Russia Interested in $300bn Iranian Oil Project

A major Iranian oil project will most likely go to a Russian or Chinese partner, as most U.S. and European oil majors are side-lined due to Washington’s sanctions against Tehran, reports

Last week’s announcement from the director of integrated planning at the National Iranian Oil Company (NIOC) Karim Zobeidi that the South Pars Oil Layer (SPOL) project will be assigned to Iranian companies is just part of a holding position allowing for some development of the field whilst Iran can negotiate a deal with an international oil company (IOC) partner.

“Right now we have reached a point where either the U.S. will be persuaded to come back to the negotiating table to discuss re-engaging with the JCPOA [Joint Comprehensive Plan of Action] or it will be sidelined in this and Russia and China, and to a lesser extent Europe, will just go about their business with Iran regardless,” a senior oil and gas industry source who works closely with Iran’s Petroleum Ministry told last week.

Up until the moment the U.S. decided to withdraw from the JCPOA last year and then to re-impose sanctions, Iran had a number of potential IOCs vying to sign the Integrated Petroleum Contract (IPC) for the SPOL development.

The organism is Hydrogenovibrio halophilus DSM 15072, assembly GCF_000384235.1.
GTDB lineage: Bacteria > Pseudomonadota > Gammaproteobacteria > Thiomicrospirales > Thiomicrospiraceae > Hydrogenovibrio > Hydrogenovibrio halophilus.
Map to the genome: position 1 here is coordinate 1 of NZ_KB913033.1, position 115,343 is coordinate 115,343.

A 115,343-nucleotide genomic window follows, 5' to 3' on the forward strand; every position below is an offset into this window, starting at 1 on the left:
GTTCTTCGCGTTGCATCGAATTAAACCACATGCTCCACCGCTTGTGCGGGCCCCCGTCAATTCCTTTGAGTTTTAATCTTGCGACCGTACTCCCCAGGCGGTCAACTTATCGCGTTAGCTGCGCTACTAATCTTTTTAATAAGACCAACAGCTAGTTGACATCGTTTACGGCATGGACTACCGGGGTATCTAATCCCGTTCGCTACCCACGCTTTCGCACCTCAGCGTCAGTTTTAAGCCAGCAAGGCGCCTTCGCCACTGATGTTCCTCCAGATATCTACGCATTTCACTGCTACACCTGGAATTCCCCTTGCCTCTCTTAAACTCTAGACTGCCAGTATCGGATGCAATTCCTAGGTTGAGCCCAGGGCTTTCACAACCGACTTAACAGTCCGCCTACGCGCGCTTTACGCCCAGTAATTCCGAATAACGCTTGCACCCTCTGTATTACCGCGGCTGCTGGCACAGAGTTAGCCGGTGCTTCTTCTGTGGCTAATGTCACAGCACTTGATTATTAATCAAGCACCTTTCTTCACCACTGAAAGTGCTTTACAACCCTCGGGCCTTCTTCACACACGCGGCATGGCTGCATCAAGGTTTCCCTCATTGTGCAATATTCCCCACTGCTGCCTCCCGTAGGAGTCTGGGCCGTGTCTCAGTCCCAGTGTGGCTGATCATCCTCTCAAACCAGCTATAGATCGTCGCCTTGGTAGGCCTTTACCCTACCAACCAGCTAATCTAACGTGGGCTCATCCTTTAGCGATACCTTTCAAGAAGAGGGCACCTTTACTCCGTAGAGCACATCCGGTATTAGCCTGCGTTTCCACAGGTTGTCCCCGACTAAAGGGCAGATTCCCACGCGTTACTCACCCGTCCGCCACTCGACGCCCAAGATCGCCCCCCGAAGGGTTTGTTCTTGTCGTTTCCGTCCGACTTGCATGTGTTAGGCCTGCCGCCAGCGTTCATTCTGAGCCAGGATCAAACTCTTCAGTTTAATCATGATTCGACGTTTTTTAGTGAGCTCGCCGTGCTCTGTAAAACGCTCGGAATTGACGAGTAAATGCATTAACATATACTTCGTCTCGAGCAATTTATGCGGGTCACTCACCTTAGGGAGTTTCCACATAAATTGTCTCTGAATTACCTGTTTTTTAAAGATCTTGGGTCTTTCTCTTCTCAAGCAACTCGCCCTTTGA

From Iran’s perspective, optimizing oil flows through the involvement of a well-equipped and well-functioning IOC is a key to optimizing the production structure of its oil industry as a whole.

“Onshore, around 6-8% of fields are experiencing loss of output that can only be restored with EOR [Enhanced Oil Recovery] techniques, whilst offshore the figure is between 12-15%, we think,” says Richard Mallinson, a senior cross-energy analyst for global energy consultancy Energy Aspects.

Previously, the principal IOCs with interests in the SPOL was Denmark’s Maersk Group and French oil supermajor Total. Ironically, given the subsequent turn of events regarding Iran’s supergiant non-associated South Pars gas field, many in the oil industry believed that one of the reasons for Total’s $7.45 billion (€6.4 billion) purchase of Danish A.P. Moller-Maersk’s oil and gas unit was to boost the French company’s chances of being allowed to run the flagship Phase 11 of the South Pars field via being allowed first to develop the SPOL.